While looking at a bit of Dutch history, I saw William holding a stick in this portrait. I looked for a description of the portrait on another site and it only says:

This autograph portrait is a triumph of Kneller's art and portrays the future King its subject as he would most wish to be seen - a great and heroic general, a champion of his cause equal in stature to the Romans whose dress his costume recalls.

The portrait in question:

William III of Orange, England, Ireland and William II of Scotland

Is it a form of symbolism or was there a particular use to it?

2 Answers 2


It is the baton of the Constable of France, or rather an imitation of it. The explanation of this particular baton is that William of Orange was originally the disciple and member of the court of Holy Roman Emperor, King Charles V. Charles fought many wars in France and as a sort of propaganda measure Charles let himself out as following in the tradition of the Constables of France, such as Bernard du Guesclin. The emblem of the Constables of France was a plain constable's baton. In the painting below you can see Charles V depicted holding the Constable's baton:

Charles V as Constable of France

As you can see, it is identical to William's baton. William simply imitated Charles and used the same style of baton, even though he had no intention of claiming to be Constable of France. For William, it was just a plain marshal's baton. Phillip II, Charles' son, and Phillip III, his grandson also used exactly the same style of baton.

In later years, William, who was mentored as a young man by Charles, became his deadly enemy.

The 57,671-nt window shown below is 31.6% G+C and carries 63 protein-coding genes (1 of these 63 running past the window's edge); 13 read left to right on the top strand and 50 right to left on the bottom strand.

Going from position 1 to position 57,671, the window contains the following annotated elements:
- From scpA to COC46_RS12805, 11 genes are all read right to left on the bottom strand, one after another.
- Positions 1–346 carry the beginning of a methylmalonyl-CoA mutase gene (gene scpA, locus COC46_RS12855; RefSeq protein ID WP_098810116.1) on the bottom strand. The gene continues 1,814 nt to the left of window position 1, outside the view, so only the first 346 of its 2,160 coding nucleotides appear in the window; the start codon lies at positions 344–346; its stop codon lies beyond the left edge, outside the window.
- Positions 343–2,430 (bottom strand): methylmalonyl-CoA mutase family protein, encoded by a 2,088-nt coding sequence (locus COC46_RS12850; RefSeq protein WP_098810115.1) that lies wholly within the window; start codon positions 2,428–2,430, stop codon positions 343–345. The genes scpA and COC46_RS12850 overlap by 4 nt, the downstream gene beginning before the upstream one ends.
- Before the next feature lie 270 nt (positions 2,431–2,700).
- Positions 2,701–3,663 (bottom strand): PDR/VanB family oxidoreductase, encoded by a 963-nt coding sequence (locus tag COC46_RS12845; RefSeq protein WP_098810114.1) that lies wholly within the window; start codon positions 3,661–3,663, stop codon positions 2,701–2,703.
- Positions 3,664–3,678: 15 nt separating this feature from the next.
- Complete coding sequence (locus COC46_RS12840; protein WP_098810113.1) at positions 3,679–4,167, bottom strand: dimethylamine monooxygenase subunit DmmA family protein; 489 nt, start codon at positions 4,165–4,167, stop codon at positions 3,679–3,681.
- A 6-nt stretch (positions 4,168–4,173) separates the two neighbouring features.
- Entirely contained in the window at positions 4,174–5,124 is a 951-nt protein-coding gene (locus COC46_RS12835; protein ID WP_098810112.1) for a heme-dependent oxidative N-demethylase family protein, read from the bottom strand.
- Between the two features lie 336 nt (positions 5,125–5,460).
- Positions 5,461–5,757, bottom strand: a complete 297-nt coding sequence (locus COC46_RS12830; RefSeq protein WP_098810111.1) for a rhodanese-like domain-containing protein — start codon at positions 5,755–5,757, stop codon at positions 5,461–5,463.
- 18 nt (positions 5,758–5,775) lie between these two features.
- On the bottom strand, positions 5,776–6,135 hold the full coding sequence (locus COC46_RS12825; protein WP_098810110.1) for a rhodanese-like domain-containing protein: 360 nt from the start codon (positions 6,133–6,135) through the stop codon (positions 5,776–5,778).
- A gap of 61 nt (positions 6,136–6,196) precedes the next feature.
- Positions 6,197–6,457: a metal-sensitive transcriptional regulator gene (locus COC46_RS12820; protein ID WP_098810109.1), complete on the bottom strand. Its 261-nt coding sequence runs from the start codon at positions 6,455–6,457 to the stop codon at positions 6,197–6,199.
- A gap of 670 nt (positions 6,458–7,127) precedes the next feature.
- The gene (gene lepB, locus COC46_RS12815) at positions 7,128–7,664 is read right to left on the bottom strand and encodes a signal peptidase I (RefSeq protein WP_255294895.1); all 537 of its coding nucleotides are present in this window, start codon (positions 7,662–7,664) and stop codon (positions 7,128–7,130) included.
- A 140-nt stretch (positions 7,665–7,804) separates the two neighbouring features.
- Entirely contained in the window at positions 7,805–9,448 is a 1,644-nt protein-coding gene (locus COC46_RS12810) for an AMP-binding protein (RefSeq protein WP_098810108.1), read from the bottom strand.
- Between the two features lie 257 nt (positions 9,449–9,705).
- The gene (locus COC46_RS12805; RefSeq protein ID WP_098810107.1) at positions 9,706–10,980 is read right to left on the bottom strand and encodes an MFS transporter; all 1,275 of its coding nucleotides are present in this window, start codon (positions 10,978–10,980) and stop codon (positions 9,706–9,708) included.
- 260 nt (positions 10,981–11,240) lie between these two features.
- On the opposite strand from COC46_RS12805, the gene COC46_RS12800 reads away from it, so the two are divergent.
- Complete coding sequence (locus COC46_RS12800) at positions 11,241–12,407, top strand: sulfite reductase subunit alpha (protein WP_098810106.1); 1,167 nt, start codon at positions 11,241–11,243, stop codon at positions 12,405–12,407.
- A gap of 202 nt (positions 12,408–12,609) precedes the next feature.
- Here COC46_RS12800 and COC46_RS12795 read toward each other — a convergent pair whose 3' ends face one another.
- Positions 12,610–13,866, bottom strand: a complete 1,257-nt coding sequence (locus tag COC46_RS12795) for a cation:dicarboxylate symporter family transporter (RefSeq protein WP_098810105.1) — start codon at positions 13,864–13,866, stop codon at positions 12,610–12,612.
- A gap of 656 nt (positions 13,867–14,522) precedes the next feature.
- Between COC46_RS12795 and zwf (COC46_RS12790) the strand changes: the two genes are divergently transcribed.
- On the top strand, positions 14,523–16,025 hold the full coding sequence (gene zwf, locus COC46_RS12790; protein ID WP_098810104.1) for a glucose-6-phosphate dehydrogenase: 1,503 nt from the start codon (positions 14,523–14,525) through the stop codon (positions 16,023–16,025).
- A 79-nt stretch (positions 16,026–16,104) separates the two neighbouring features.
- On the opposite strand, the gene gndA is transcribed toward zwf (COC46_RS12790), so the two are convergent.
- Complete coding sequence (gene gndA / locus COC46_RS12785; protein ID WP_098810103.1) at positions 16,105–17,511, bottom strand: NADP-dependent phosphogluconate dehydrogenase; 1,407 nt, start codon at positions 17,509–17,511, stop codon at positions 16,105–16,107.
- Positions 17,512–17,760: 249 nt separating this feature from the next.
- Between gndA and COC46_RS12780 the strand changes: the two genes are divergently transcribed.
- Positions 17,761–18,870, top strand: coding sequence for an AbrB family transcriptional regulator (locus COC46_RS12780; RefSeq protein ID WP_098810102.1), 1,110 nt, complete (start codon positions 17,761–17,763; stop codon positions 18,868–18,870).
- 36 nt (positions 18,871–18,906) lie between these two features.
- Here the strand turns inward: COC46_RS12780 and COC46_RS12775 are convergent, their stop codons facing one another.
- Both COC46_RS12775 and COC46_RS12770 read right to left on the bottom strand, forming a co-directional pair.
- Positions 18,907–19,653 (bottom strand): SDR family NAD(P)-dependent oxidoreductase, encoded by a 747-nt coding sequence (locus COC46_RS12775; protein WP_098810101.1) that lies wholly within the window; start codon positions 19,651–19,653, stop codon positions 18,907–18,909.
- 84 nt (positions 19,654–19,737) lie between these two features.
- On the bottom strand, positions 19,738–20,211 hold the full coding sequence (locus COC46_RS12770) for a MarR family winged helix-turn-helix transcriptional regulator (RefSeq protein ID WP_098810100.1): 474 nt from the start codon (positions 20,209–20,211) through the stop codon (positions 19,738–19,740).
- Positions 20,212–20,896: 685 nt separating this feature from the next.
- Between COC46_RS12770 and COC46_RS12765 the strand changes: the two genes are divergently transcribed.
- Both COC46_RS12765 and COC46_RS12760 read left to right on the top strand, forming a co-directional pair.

To address your question about the symbolism of this baton, you may want to learn more about Betrand du Guesclin and the Constables of France. The Constable was supposed to be the chief of the army under the king, but some of the Constables, such as du Guesclin, were quasi-independent military dictators. These men were sort of like Oliver Cromwell, styled "protectors" of the people. Their sceptre was a plain wooden rod, a watchman's club, because it symbolized their role as being sort of a chief policeman of the country.

  • 1
    Sorry, -1. You've got the wrong William - your answer refers to William the Silent who predates William III by a century. Jul 8, 2014 at 11:08
  • @FelixGoldberg True, but the origin of the baton is the same. After William the Silent the succeeding stadtholders, including William III, used the same baton, apparently out of tradition. All of William III's predecessors are depicted holding the same type of baton. Jul 8, 2014 at 11:37
  • It's “Bertrand”, not “Bernard” or “Betrand” du Guesclin.
    – Relaxed
    Jul 9, 2014 at 0:54

This is most likely a Baton, which is a symbol for a field marshal or high ranking military officer. He was involved in the Invasion of England in 1688 and War in Europe later on, so is probably a symbol to show his military involvement.

The Baton does not have any practical use.

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